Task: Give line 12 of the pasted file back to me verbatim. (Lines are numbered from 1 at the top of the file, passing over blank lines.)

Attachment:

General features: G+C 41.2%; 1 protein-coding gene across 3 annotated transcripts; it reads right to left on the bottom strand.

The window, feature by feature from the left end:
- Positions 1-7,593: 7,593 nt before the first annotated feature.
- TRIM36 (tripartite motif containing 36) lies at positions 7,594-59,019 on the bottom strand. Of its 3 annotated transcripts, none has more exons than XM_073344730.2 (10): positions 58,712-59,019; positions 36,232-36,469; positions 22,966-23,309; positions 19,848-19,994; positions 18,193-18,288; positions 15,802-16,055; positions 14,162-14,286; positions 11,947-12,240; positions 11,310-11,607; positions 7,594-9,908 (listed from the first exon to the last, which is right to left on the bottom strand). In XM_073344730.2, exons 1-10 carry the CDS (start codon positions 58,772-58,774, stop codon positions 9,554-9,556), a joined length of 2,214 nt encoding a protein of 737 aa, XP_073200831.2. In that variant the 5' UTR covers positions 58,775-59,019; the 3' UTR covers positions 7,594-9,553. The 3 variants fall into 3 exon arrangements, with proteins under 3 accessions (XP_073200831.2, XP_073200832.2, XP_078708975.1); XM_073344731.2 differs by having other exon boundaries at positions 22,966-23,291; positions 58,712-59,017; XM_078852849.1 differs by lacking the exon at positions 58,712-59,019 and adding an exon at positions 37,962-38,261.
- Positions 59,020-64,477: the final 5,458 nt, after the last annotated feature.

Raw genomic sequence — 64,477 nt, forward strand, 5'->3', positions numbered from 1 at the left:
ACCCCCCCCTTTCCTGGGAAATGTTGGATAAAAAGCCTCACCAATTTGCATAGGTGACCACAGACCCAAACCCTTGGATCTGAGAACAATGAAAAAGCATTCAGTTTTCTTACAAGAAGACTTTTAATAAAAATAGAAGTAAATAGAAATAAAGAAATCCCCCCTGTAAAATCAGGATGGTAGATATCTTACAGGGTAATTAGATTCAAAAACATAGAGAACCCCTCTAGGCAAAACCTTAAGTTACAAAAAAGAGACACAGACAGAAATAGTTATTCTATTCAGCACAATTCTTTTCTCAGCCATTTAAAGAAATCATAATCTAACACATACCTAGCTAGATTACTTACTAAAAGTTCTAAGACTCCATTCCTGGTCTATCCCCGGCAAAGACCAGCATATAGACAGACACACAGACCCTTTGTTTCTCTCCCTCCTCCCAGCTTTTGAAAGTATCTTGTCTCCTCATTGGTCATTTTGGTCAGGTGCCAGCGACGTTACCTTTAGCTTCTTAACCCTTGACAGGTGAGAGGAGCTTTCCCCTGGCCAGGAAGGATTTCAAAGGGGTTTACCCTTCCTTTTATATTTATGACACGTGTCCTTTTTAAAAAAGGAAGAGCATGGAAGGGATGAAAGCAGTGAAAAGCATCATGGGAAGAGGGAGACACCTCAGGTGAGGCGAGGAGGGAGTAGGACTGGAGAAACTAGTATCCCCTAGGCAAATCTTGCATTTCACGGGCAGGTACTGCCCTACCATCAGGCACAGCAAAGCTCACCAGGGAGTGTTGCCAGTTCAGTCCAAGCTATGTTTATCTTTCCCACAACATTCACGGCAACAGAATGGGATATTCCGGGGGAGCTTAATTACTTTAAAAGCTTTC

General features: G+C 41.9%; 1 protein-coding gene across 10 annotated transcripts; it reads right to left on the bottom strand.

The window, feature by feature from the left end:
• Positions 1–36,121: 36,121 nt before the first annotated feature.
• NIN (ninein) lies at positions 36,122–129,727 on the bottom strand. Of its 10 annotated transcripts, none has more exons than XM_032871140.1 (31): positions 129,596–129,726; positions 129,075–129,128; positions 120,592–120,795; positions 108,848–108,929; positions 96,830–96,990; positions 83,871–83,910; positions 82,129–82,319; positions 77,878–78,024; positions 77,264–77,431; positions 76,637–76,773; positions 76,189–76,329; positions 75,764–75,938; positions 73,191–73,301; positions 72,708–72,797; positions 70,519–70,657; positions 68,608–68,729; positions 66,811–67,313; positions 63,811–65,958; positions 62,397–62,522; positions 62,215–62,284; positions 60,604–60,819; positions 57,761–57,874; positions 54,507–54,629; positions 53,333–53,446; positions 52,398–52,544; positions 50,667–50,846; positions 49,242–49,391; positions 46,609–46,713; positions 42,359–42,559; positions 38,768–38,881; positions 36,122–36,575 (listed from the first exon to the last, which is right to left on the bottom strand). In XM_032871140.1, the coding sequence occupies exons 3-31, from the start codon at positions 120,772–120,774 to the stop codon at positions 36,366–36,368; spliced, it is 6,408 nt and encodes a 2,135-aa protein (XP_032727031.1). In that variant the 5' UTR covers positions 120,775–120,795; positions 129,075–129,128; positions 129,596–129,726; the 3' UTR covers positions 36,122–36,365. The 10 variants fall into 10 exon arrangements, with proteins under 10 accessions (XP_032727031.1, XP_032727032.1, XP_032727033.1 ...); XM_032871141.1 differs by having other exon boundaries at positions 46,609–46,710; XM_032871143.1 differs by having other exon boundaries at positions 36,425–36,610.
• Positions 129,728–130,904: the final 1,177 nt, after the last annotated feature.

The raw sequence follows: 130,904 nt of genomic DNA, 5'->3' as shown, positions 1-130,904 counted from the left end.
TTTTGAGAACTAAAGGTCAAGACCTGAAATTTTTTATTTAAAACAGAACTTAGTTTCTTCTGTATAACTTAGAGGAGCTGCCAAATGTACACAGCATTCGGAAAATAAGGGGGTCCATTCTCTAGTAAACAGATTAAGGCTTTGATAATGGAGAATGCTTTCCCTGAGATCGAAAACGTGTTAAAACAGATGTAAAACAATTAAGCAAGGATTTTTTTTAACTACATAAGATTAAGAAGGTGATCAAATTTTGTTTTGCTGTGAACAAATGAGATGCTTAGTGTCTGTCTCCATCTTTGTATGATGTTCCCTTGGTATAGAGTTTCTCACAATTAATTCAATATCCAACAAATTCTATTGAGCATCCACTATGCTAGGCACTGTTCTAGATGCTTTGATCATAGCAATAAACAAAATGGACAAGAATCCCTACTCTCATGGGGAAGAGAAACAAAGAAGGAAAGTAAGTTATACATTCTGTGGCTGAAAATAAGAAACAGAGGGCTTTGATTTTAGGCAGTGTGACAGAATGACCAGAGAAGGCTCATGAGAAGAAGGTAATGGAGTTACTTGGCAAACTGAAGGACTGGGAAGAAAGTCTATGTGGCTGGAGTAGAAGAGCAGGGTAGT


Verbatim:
• Positions 129,728–130,904: the final 1,177 nt, after the last annotated feature.